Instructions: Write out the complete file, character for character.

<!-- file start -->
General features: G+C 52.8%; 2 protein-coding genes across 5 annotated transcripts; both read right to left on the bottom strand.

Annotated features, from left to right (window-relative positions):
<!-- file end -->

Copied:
General features: G+C 52.8%; 2 protein-coding genes across 5 annotated transcripts; both read right to left on the bottom strand.

Annotated features, from left to right (window-relative positions):